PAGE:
No. The "reverse auction," format means prices will go down during each round, a setup designed to give the federal government leverage to get the best deals possible.  Prices offered for the PBA30 spectrum usage rights are likely to fall as the reverse auction proceeds. The actual prices that the FCC will pay for the stations are expected to be considerably lower and will depend on how much spectrum the FCC decides it wants to buy in the reverse auction, how many stations participate and how the bidding goes.

If the Atlanta Board of Education does decide to participate in the auction, does that mean PBA30's spectrum will automatically be sold?

No.  The decision to participate does not require a spectrum-holder to sell.  They would be given the option once the FCC sets the price for spectrum in their market.  Many spectrum-holders will likely "test the waters" to see how much their bandwidth is worth and later decide not to sell.  Again, an application to participate in the auction does not guarantee the station will be sold.  Also, in many markets the FCC may not need to buy any spectrum at all but stations in those markets still received opening bid prices.  At this point in time, most expert spectrum auction observers expect that the metropolitan Atlanta market will have little to no transactional activity.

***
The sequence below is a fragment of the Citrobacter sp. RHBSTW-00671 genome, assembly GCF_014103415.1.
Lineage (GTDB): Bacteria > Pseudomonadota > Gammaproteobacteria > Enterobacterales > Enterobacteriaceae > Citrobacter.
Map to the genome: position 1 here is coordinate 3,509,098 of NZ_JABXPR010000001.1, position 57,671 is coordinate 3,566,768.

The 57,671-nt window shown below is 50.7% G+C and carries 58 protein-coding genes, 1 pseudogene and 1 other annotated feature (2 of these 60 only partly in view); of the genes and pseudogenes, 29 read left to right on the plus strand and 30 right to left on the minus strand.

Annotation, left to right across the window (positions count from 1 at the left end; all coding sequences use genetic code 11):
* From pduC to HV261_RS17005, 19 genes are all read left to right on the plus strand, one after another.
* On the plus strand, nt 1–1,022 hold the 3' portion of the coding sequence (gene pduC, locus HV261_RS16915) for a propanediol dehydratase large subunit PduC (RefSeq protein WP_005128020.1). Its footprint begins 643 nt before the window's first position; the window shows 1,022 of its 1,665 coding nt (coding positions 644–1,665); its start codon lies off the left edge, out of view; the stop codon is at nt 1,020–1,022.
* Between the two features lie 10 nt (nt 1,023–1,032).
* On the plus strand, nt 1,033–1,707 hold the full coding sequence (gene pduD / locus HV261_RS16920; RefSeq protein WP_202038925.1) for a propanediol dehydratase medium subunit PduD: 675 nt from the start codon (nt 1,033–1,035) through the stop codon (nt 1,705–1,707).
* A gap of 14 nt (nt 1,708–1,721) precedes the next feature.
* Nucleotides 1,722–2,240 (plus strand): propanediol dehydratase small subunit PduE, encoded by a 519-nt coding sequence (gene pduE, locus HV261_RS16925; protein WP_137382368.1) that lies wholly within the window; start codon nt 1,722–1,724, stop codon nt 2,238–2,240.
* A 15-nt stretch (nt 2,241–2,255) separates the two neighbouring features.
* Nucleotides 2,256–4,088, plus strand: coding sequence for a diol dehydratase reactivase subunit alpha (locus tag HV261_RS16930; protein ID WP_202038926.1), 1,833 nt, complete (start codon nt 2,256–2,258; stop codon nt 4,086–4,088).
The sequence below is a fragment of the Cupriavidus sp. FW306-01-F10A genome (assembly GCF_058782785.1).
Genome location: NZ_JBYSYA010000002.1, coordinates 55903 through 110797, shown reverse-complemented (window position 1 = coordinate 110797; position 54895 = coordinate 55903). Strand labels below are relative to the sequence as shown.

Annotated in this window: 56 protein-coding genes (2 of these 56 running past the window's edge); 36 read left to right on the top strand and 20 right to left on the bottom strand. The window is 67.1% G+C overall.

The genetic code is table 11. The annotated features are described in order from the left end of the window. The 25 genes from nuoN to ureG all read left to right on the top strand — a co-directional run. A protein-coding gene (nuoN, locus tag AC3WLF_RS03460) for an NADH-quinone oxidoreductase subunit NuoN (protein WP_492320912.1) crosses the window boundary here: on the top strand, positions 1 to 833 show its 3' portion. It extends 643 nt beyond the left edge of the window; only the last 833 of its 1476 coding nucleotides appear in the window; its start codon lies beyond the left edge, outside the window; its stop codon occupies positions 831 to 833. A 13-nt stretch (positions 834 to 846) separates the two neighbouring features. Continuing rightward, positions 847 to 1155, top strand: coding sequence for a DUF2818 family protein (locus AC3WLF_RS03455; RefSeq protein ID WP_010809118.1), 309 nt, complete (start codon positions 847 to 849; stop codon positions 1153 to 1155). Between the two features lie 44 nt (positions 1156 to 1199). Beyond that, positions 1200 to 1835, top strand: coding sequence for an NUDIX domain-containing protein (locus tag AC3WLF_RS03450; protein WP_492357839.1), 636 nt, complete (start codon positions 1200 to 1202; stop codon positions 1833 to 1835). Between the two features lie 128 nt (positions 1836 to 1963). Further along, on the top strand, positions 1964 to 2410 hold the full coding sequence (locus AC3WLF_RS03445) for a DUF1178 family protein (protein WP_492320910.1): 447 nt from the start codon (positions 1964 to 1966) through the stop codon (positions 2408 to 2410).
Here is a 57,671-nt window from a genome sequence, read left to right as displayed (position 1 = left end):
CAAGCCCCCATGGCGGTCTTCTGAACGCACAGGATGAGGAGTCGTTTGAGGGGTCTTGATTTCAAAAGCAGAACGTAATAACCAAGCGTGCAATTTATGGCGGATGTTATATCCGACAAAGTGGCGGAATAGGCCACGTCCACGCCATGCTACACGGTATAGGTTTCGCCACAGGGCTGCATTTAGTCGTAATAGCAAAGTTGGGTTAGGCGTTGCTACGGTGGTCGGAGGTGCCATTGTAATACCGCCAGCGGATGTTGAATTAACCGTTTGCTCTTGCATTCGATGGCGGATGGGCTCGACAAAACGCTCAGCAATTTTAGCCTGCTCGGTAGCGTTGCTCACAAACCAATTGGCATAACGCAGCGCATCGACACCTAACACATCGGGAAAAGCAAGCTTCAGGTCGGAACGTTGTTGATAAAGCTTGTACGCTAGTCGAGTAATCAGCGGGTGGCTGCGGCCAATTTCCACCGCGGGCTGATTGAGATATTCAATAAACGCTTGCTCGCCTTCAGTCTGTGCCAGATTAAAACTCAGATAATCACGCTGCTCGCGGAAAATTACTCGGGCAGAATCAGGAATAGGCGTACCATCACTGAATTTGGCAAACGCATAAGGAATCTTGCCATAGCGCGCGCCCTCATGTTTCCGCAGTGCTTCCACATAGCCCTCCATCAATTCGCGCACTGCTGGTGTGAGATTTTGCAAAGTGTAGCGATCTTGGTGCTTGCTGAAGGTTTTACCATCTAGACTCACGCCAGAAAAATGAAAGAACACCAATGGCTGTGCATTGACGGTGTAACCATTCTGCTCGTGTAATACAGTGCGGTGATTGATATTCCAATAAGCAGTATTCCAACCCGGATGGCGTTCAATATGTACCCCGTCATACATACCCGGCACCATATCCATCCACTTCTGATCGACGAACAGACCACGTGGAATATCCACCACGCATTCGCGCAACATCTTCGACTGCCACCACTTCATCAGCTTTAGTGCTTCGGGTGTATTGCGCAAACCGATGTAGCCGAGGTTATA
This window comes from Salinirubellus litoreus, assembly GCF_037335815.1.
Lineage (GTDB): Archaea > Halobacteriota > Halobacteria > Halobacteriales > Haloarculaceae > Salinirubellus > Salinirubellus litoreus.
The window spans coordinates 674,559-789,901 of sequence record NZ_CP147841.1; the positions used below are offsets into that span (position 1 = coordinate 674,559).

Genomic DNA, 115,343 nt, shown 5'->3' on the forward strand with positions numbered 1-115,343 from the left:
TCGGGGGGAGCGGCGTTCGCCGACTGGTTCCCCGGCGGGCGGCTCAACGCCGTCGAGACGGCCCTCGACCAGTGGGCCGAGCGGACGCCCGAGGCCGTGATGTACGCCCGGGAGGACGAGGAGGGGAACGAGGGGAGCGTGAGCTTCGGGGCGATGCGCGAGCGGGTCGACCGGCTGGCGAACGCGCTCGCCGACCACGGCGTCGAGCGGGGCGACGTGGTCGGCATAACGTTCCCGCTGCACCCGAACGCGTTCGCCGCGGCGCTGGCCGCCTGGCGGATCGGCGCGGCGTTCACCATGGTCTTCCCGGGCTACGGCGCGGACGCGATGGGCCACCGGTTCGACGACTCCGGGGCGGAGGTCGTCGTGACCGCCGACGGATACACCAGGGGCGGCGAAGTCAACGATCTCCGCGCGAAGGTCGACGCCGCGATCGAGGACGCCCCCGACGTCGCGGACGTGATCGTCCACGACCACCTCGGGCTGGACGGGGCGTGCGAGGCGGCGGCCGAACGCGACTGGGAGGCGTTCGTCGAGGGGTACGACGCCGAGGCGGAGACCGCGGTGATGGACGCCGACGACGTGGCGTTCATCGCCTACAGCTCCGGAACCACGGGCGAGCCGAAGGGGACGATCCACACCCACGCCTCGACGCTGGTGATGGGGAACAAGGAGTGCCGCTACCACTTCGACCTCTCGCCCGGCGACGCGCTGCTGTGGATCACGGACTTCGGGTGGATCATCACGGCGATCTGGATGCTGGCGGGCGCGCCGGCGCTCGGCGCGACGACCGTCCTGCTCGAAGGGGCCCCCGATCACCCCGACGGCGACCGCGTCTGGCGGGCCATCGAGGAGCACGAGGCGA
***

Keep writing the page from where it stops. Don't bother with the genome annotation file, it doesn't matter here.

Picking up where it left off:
Why are you continuing to ask for financial support for PBA30, when the station may give up its license to broadcast?

Atlanta Board of Education, as the holder of the broadcast license for PBA30 will make the decision whether to give up the television broadcast license.  However, an application to participate in the auction does not guarantee that the station will be sold.    PBA30 remains in operation and community support will continue to be vital.  Contributions from viewers have been and will continue to be essential to the long-term health of public broadcasting, so continued support from the community will remain critically important.

I don’t watch PBA30 over the air via antenna.  I have cable (or a satellite service).  Will I be affected in any way if Atlanta Board of Education, as the holder of the broadcast license for PBA30 decides to relinquish PBA30’s ability to broadcast?

Probably.  Cable and satellite television subscribers most likely will be affected if PBA30 leaves the airwaves.  If PBA30 relinquishes its spectrum and is no longer a PBS station, cable and satellite services would no longer be required to include PBA30 in their channel lineup.

Will the viewer notice any noticeable differences or changes in PBA30 throughout the auction process?

No.

Does the FCC Broadcast Television Incentive Auction affect WABE 90.1?

No.  The incentive auction only involves TV stations. Any action taken with regard to PBA30 will not involve the license or operation of WABE 90.1 Radio.

Read the full FCC Consumer Q&A.